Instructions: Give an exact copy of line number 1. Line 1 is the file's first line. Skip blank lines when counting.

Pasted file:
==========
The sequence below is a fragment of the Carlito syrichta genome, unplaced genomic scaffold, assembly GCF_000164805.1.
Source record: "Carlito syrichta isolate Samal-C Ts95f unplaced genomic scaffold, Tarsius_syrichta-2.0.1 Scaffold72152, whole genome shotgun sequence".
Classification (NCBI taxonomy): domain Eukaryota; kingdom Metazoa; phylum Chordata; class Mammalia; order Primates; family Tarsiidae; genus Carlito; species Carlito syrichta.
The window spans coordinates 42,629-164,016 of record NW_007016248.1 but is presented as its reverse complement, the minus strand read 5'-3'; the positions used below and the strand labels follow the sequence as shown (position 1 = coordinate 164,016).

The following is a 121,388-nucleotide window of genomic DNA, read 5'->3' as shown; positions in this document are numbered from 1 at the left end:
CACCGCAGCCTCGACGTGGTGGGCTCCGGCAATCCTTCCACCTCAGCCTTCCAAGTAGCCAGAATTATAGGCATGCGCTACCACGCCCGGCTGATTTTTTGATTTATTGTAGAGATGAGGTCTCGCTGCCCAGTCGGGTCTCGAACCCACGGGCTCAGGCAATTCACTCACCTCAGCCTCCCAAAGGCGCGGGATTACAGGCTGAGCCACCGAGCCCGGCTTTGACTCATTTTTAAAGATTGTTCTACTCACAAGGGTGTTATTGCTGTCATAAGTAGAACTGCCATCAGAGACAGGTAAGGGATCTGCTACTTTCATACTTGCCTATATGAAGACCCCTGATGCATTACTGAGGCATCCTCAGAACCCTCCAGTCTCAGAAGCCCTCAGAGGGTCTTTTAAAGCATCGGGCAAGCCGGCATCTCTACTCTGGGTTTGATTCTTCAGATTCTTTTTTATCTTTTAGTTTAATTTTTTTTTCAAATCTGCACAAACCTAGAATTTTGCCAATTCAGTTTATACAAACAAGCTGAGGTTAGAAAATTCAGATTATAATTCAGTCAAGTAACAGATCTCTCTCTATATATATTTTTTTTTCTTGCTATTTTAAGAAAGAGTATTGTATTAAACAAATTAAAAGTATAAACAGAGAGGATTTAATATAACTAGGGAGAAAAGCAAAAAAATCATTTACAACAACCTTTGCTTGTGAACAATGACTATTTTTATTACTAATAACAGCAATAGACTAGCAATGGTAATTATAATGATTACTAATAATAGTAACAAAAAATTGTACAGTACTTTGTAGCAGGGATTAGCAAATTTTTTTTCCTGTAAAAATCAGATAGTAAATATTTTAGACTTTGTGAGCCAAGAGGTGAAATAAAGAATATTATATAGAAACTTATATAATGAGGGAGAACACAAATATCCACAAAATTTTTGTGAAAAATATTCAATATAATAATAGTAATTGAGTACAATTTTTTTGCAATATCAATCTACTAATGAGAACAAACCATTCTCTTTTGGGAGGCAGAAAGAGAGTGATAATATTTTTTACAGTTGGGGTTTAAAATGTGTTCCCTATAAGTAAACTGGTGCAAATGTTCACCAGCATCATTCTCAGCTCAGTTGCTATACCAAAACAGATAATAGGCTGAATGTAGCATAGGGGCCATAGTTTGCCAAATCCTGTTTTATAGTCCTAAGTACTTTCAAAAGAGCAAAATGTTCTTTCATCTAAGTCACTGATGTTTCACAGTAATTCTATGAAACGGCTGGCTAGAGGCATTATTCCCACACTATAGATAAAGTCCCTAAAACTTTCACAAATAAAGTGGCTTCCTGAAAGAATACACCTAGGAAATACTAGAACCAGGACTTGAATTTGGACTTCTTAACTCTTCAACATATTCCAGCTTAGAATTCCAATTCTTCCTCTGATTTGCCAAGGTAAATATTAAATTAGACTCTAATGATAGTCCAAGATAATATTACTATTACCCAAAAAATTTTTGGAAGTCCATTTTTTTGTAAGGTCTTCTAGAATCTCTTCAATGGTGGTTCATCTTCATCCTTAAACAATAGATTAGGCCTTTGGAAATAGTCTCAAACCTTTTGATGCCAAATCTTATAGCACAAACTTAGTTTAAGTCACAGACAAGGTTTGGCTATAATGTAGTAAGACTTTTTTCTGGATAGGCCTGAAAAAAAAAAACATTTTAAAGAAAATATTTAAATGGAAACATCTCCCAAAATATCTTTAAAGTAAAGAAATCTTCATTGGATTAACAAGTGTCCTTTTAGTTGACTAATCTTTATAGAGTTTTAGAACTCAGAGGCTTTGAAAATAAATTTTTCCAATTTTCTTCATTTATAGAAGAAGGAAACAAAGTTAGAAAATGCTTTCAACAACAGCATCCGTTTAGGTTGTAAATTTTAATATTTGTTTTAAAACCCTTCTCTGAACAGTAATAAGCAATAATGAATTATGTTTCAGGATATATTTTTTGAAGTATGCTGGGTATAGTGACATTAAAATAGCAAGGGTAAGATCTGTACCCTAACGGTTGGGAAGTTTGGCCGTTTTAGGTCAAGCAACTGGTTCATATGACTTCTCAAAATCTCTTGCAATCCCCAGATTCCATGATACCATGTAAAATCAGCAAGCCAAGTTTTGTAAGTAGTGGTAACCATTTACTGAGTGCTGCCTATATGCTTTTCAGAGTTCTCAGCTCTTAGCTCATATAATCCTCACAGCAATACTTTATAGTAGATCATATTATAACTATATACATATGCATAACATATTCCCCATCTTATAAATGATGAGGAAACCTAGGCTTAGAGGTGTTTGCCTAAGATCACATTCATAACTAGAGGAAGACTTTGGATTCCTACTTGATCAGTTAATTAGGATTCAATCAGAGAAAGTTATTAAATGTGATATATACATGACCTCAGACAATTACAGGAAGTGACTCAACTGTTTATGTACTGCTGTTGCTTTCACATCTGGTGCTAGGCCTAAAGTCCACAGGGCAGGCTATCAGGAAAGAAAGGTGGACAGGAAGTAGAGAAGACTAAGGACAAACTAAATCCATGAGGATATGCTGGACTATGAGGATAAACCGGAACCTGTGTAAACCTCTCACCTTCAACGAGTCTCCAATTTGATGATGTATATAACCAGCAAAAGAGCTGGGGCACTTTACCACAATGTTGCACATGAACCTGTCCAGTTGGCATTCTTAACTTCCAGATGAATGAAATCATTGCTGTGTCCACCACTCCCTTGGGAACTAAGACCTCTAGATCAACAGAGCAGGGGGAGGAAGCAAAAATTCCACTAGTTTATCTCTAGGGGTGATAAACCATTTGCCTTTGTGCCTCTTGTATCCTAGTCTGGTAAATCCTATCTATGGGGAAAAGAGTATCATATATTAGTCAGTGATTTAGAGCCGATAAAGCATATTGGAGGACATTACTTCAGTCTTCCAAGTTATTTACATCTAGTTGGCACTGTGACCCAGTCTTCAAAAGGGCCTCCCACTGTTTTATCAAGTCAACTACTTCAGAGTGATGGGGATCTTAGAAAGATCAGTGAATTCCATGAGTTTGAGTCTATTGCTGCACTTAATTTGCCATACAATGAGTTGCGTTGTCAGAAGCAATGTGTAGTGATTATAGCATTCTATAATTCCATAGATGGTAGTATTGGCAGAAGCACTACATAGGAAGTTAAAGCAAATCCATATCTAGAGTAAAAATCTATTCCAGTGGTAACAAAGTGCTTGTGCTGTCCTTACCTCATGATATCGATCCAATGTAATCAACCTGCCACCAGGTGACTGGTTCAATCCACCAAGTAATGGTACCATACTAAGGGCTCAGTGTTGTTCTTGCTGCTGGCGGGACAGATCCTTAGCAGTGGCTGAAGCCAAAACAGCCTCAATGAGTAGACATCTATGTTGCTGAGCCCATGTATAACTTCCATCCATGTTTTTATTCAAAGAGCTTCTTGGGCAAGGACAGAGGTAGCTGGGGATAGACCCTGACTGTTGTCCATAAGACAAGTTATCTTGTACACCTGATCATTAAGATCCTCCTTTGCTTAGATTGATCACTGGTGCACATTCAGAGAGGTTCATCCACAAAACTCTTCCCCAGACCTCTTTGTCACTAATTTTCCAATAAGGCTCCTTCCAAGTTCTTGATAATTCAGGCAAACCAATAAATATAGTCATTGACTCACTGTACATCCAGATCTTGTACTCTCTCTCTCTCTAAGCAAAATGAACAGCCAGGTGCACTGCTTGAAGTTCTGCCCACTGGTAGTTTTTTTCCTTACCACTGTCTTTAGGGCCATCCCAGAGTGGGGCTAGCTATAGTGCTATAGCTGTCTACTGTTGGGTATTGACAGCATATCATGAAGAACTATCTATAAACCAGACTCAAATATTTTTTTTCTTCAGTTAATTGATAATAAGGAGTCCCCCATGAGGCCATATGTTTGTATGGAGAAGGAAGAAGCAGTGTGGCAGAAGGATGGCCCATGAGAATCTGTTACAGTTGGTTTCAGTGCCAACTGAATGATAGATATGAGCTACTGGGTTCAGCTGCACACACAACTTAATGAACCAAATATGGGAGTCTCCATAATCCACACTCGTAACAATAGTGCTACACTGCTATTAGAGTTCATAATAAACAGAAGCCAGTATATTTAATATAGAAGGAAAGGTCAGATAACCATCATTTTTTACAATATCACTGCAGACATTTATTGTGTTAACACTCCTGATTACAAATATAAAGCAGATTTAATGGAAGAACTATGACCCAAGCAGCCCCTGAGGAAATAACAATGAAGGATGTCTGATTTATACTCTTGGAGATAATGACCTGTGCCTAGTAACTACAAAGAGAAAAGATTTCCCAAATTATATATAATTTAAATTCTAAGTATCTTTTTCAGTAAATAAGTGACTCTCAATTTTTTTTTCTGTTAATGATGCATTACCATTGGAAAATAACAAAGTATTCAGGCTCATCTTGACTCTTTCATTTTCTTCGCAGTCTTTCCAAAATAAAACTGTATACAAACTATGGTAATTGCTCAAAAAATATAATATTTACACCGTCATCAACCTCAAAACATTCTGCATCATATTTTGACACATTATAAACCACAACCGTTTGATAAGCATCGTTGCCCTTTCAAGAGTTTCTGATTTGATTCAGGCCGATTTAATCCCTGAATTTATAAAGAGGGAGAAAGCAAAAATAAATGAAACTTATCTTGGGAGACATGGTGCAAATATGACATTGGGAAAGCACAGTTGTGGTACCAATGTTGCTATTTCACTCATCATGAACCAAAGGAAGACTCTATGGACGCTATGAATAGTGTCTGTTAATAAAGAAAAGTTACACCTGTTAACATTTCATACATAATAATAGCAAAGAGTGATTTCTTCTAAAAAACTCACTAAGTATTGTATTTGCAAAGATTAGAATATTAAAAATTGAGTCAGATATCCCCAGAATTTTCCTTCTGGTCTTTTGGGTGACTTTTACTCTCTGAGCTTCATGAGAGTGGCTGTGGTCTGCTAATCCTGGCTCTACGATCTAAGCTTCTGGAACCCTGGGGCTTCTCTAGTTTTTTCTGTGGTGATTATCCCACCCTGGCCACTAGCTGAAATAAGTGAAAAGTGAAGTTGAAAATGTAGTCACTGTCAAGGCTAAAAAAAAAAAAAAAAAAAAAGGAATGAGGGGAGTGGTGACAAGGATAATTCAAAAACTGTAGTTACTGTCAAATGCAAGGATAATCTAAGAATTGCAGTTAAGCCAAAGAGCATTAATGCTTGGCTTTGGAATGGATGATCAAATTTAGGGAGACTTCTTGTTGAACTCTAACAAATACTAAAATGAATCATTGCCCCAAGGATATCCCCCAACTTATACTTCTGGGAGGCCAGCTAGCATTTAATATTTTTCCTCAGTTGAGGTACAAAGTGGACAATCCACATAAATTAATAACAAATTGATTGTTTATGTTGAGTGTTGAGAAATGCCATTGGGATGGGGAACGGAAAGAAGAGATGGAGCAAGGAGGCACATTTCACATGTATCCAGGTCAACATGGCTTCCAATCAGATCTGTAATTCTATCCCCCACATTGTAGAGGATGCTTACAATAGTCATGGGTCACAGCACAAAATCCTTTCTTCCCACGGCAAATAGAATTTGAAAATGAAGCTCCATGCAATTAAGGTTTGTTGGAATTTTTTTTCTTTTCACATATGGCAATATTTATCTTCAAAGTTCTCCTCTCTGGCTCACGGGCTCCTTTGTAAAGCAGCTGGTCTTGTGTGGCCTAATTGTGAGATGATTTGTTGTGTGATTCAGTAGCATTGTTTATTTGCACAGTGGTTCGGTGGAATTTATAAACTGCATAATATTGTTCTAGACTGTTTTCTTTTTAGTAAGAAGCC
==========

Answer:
The sequence below is a fragment of the Carlito syrichta genome, unplaced genomic scaffold, assembly GCF_000164805.1.